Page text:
4. Cell to cell bacterial communication / Quorum sensing & Quorum quenching
The oceans cover more than 70% of Earth surface, regulate its climate and atmosphere, and sustain living and non-living resources. With about 5×105 cells per milliliter marine prokaryotes are fundamental to the biogeochemical cycles that shape our planetary atmosphere and environment, by cycling nutrients, and ultimately influencing climate on a global scale. These last two decades, microbial ecologists have been examined the diversity of bacteria in the oceans, and the abiotic parameters shaping these communities have been extensively studied. However, biotic interactions within these populations remain poorly explored in the environment, and in particular quorum-sensing based interactions, implying cell-to-cell communications through the diffusion of autoinducers (bacterial “hormones”, AI). This is particularly surprising since a very large number of studies have characterized these molecules and their effects on bacterial models isolated in culture, in well-controlled laboratory conditions. In contrast, the diversity, the abundance, the expression and the ecological roles of these AI remain largely unexplored in the environment. The study of these mechanisms in the marine environment pave the way to fundamental discoveries, but also to much more biotechnologically oriented work (like application derived from "quorum quenching" to control bacterial growth, biofilms).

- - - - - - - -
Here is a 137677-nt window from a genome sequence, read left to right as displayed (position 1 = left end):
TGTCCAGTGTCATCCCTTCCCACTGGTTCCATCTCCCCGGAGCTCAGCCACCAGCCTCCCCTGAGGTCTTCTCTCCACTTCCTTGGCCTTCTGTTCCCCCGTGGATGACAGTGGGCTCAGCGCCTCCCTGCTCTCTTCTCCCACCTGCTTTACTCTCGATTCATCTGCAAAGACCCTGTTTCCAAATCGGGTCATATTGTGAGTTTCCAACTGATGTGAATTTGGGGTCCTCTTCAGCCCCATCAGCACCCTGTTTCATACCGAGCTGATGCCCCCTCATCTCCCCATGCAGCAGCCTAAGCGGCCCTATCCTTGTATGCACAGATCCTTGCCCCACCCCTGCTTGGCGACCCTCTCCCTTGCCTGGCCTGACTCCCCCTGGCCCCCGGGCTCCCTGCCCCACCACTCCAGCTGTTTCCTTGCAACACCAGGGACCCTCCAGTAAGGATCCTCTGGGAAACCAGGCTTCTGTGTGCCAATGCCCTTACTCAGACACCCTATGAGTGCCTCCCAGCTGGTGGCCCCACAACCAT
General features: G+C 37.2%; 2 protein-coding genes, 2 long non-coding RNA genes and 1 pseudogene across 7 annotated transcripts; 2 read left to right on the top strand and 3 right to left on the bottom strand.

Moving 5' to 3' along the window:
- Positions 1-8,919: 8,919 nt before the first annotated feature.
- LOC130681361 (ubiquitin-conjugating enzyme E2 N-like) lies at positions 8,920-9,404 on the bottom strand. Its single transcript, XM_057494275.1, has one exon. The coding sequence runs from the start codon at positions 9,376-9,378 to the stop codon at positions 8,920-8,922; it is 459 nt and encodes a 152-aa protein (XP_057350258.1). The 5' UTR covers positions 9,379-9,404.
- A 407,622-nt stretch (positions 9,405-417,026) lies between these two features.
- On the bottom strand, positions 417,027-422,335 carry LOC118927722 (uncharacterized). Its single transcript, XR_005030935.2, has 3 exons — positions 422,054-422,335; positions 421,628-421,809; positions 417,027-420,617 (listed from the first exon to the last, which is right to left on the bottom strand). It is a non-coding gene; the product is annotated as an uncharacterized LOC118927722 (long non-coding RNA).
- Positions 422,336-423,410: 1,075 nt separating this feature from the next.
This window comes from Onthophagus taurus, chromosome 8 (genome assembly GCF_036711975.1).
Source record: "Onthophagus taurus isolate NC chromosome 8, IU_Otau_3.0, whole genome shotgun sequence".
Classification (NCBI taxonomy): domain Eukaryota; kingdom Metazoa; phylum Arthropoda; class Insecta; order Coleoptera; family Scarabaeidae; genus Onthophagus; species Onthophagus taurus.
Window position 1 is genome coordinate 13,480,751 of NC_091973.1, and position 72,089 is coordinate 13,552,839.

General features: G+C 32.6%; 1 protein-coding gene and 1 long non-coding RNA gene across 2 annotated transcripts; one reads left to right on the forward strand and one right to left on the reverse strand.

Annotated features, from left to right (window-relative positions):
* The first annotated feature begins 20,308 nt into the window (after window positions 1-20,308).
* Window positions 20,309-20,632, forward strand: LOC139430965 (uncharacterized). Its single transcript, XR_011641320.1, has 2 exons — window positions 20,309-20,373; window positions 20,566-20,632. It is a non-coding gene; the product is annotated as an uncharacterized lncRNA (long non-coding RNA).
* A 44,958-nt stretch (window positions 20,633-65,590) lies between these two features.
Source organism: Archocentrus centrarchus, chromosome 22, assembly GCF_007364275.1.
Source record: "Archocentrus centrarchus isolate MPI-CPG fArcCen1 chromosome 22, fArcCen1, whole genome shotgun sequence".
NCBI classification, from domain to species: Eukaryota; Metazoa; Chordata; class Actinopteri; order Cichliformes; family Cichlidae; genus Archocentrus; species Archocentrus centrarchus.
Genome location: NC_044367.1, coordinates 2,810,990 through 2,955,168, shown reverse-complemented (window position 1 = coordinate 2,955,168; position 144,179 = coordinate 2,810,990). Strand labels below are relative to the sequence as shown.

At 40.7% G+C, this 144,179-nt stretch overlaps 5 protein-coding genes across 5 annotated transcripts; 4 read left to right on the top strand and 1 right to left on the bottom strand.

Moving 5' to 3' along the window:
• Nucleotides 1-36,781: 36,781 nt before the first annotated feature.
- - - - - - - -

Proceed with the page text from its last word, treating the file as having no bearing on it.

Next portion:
Our current project ("Emergence UPMC") aims to characterize the diversity and the role of the most important AI producing bacteria in the marine environment, as well as the chemical diversity of these molecules.